There is also, to me, a large difference between being a priest or shaman of a community, and being a priest or shaman of specific Gods or spirits.  While the two need not be exclusive, they can be very different in their roles.  Having been a priest for a community for a small time, the role required me to fill a lot of shoes, and do a lot of working with others’ Gods, successes, failures, and times of trial, as well as times of joy.  There was a lot of work on communication, answering questions, writing lessons, and training that was done as part of that work.  A lot of my daily work during this time was community-based, from daily work with people on their relationships with Gods, to working on rituals, classes and presentations.  Being a priest of Odin and a shaman apart from a dedicated community, a lot of my work for the larger Pagan community consists of giving messages from Gods, spirits, and Ancestors, intervening when needed in spiritual crises, and being a go-to for people looking to contact Odin and other Northern Tradition Gods, spirits, and Ancestors.  A lot of my work is individual-based, and I do a lot of more self-focused work, such as taking more time out for relaxation and meditation, and give more personal attention to the Gods and spirits I work with, whether it is working with my Ancestors, or working on deepening my relationships with my Gods.

Are credentials necessary?  In some cases, yes.  If you want to legally marry people, for instance, you need to have credentials that back up your ability to sign the marriage license.  However, I and a very good friend of mine, performed a wedding for a wonderful couple, and though it is not legally recognized due to the laws in my state, it is a strong marriage blessed by the Gods.  Are credentials beyond those for legal reasons a necessity?  I’m still out on this.  As someone who has dedicated his life to serving my Gods, I would say no.  Yet, at the same time, I see how credentials provide comfort, a sense of security, and communicate professionalism.  After all, I’m getting my degree in counseling for that reason, and when I’ve finished with that, I will go for licensing so I can practice what I’ve learned.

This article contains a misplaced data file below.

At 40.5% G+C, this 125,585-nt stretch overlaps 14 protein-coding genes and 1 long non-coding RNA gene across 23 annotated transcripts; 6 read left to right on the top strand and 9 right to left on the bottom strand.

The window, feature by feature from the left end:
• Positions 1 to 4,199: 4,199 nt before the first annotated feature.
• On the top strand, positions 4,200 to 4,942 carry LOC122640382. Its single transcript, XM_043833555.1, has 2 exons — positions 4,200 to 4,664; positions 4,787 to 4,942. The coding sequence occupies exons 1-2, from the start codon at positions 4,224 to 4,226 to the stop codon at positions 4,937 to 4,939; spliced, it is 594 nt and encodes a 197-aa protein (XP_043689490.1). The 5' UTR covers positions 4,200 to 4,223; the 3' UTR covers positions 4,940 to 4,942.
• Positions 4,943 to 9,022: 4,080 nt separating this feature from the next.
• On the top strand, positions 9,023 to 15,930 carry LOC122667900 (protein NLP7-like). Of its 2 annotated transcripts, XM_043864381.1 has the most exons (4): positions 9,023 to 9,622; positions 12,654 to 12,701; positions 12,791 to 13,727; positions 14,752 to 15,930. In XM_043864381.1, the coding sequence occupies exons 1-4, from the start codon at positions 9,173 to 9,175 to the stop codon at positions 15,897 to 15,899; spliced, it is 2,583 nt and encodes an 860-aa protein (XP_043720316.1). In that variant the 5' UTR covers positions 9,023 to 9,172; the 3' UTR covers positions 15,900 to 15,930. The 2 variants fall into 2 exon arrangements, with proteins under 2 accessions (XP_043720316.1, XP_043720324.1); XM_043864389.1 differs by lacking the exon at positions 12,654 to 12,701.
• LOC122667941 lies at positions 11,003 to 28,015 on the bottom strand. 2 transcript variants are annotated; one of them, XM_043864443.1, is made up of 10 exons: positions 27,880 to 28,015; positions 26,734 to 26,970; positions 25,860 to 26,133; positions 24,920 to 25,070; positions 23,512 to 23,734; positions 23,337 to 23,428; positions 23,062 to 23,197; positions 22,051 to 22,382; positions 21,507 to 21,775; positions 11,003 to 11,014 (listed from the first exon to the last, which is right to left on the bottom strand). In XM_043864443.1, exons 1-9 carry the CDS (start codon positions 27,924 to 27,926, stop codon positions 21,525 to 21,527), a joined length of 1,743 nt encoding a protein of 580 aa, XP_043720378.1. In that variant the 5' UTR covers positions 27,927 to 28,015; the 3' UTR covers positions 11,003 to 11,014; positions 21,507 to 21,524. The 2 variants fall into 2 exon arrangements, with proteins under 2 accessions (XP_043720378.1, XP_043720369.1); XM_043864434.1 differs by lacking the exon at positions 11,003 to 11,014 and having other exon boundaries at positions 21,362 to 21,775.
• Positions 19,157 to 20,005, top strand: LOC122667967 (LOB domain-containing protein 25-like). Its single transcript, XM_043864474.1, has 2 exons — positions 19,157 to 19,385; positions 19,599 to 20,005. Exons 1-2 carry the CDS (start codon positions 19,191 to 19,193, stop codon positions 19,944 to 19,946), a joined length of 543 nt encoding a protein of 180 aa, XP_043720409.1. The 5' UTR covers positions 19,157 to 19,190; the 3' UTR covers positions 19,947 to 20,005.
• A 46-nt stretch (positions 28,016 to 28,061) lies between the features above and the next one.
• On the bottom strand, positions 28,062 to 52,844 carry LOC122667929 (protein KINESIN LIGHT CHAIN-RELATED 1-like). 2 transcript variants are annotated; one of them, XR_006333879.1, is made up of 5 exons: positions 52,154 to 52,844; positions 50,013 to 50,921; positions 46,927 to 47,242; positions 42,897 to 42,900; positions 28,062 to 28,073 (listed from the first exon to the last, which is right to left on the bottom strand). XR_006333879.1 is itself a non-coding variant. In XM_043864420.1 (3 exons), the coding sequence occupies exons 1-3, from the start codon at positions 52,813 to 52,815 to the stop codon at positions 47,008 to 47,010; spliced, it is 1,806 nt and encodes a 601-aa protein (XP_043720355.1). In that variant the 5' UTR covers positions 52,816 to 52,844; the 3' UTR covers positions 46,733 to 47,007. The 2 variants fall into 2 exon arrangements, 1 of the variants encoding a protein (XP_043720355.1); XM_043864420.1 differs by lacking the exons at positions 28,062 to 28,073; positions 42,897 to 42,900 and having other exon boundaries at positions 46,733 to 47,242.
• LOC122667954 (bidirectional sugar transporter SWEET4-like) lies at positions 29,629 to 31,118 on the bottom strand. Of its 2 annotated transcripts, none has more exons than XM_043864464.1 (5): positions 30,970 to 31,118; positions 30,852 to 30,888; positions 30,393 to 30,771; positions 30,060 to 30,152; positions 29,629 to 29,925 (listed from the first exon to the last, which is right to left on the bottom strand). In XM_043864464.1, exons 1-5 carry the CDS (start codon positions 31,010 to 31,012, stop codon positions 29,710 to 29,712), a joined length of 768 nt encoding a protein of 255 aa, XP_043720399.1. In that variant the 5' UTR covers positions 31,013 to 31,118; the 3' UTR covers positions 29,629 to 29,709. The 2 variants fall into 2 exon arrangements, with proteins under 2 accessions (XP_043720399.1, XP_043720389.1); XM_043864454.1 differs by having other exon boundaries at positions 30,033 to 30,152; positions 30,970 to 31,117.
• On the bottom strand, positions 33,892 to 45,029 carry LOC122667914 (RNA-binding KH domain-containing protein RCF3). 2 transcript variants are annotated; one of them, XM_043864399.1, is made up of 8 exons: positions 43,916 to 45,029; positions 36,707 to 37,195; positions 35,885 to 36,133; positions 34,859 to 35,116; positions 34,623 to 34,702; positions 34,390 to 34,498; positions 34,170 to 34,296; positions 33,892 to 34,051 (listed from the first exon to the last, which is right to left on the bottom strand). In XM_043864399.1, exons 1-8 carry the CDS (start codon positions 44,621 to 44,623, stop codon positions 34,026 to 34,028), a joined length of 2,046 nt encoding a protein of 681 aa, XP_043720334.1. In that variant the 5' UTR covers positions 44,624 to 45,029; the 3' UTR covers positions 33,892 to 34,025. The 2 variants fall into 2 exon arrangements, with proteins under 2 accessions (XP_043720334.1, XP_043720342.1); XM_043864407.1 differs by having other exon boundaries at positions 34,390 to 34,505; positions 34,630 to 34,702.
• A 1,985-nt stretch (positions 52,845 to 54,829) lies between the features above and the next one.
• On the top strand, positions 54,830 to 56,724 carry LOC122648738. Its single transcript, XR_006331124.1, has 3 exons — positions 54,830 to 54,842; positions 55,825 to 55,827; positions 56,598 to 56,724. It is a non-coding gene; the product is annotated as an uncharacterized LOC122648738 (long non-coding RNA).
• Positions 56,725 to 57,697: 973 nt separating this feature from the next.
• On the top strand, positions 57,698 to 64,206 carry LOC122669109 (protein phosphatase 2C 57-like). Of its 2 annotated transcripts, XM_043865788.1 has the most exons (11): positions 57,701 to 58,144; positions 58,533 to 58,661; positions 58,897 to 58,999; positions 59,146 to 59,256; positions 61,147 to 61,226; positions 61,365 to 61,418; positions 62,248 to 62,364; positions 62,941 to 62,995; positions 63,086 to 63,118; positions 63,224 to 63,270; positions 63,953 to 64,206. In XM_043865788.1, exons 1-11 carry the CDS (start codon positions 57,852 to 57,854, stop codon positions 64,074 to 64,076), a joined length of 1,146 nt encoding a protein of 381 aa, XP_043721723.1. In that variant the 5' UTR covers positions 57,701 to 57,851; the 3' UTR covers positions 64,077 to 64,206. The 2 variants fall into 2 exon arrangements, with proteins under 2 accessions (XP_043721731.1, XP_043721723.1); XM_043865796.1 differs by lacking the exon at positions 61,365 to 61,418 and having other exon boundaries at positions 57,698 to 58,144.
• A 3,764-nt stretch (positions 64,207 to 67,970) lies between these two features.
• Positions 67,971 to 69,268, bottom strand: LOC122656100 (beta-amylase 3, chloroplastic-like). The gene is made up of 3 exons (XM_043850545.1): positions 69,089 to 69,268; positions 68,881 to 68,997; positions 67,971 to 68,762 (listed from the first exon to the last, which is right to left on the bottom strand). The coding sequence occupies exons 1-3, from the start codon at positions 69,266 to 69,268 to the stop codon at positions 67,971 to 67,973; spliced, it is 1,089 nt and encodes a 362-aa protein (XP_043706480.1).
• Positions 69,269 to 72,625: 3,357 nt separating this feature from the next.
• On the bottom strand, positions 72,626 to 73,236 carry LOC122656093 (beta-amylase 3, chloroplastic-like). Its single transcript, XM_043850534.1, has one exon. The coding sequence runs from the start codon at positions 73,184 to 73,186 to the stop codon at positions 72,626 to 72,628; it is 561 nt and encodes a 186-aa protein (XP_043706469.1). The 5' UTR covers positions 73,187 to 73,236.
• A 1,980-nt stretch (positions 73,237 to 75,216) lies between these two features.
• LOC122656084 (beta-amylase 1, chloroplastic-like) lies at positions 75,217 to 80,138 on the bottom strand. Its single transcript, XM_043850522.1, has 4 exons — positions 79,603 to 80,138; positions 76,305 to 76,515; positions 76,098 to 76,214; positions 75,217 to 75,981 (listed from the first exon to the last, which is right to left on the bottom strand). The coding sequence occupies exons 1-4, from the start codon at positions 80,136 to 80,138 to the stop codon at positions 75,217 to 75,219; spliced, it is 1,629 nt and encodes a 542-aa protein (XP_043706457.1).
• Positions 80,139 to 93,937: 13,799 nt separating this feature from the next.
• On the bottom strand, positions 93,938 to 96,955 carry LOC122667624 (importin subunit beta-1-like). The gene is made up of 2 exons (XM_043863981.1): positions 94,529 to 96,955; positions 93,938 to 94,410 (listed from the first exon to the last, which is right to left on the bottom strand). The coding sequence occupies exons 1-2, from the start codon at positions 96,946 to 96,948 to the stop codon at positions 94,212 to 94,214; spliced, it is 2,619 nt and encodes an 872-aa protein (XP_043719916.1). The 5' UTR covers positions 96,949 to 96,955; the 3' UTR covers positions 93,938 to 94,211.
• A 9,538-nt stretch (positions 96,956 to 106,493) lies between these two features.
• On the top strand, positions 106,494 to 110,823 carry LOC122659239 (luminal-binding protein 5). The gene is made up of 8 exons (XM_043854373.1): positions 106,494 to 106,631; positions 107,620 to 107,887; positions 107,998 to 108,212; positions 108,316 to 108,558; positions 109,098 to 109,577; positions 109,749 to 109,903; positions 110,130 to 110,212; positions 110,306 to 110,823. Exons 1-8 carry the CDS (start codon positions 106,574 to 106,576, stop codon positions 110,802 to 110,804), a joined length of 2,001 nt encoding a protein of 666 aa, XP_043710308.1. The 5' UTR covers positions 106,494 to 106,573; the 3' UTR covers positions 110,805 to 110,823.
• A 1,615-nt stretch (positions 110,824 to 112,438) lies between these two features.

At this point I’m taking a middle road because Pagan priesthood and modern shamanism do not, by and large, have the background that professional counseling does, and beyond the two resources I’ve mentioned above, anything resembling professional training in either field is scant, or is specific to certain pathways, i.e. the Aquarian Tabernacle Church’s seminary.  If we want more professionally-trained priests and shamans, whether for the wider Pagan or shamanic communities, or our own little branches in their trees, we will largely have to either a) support what is already there and increase its ability to be used effectively by its adherents, or b) invent these courses and methods of accreditation ourselves.  I find that accreditation can be a powerful, stabilizing force, but it can also be one that can strangle peoples’ ability or willingness to explore, find new ways, be touched by the Gods or spirits, or respond in ways that establishments may find chaotic, destabilizing, or unwelcome.  Here is hoping that as we move forward we can develop courses and accreditation that encourage individual and group responsibility, personal and transcendent experiences of our Gods, spirits, and Ancestors, while also providing a solid structure to build our faiths, roles, and communities on.  Here is hoping that if credentialing gets in the way that we have the bravery and wherewithal to help it evolve with our communities’ growing needs, or if it will not, then to discard it.